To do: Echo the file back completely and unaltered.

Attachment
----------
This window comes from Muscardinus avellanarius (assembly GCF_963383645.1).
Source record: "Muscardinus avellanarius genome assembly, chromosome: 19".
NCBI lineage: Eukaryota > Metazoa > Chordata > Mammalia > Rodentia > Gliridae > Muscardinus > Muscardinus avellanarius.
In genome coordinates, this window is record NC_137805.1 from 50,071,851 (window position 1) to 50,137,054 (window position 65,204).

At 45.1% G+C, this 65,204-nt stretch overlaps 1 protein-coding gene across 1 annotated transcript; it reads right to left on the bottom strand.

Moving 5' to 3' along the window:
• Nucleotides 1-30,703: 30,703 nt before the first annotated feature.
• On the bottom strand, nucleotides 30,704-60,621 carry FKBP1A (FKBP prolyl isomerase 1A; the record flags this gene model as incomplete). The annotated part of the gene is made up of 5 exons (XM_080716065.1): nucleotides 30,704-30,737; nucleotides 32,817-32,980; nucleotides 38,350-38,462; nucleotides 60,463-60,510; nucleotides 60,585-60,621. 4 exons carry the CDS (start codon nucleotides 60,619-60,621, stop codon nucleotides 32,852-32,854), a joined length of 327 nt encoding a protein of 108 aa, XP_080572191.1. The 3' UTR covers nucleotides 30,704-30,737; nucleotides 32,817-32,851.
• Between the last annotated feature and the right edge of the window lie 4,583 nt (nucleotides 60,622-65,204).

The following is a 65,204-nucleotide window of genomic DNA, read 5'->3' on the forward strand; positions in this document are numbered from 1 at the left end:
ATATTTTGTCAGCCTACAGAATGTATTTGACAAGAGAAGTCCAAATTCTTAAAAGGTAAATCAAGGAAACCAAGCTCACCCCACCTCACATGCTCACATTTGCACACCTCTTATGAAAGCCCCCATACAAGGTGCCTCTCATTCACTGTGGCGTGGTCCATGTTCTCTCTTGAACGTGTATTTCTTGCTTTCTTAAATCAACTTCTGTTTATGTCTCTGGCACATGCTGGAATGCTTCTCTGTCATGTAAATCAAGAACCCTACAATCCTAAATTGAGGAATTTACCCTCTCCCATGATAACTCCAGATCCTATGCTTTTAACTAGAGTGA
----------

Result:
This window comes from Muscardinus avellanarius (assembly GCF_963383645.1).
Source record: "Muscardinus avellanarius genome assembly, chromosome: 19".
NCBI lineage: Eukaryota > Metazoa > Chordata > Mammalia > Rodentia > Gliridae > Muscardinus > Muscardinus avellanarius.
In genome coordinates, this window is record NC_137805.1 from 50,071,851 (window position 1) to 50,137,054 (window position 65,204).

At 45.1% G+C, this 65,204-nt stretch overlaps 1 protein-coding gene across 1 annotated transcript; it reads right to left on the bottom strand.

Moving 5' to 3' along the window:
• Nucleotides 1-30,703: 30,703 nt before the first annotated feature.
• On the bottom strand, nucleotides 30,704-60,621 carry FKBP1A (FKBP prolyl isomerase 1A; the record flags this gene model as incomplete). The annotated part of the gene is made up of 5 exons (XM_080716065.1): nucleotides 30,704-30,737; nucleotides 32,817-32,980; nucleotides 38,350-38,462; nucleotides 60,463-60,510; nucleotides 60,585-60,621. 4 exons carry the CDS (start codon nucleotides 60,619-60,621, stop codon nucleotides 32,852-32,854), a joined length of 327 nt encoding a protein of 108 aa, XP_080572191.1. The 3' UTR covers nucleotides 30,704-30,737; nucleotides 32,817-32,851.
• Between the last annotated feature and the right edge of the window lie 4,583 nt (nucleotides 60,622-65,204).

The following is a 65,204-nucleotide window of genomic DNA, read 5'->3' on the forward strand; positions in this document are numbered from 1 at the left end:
ATATTTTGTCAGCCTACAGAATGTATTTGACAAGAGAAGTCCAAATTCTTAAAAGGTAAATCAAGGAAACCAAGCTCACCCCACCTCACATGCTCACATTTGCACACCTCTTATGAAAGCCCCCATACAAGGTGCCTCTCATTCACTGTGGCGTGGTCCATGTTCTCTCTTGAACGTGTATTTCTTGCTTTCTTAAATCAACTTCTGTTTATGTCTCTGGCACATGCTGGAATGCTTCTCTGTCATGTAAATCAAGAACCCTACAATCCTAAATTGAGGAATTTACCCTCTCCCATGATAACTCCAGATCCTATGCTTTTAACTAGAGTGA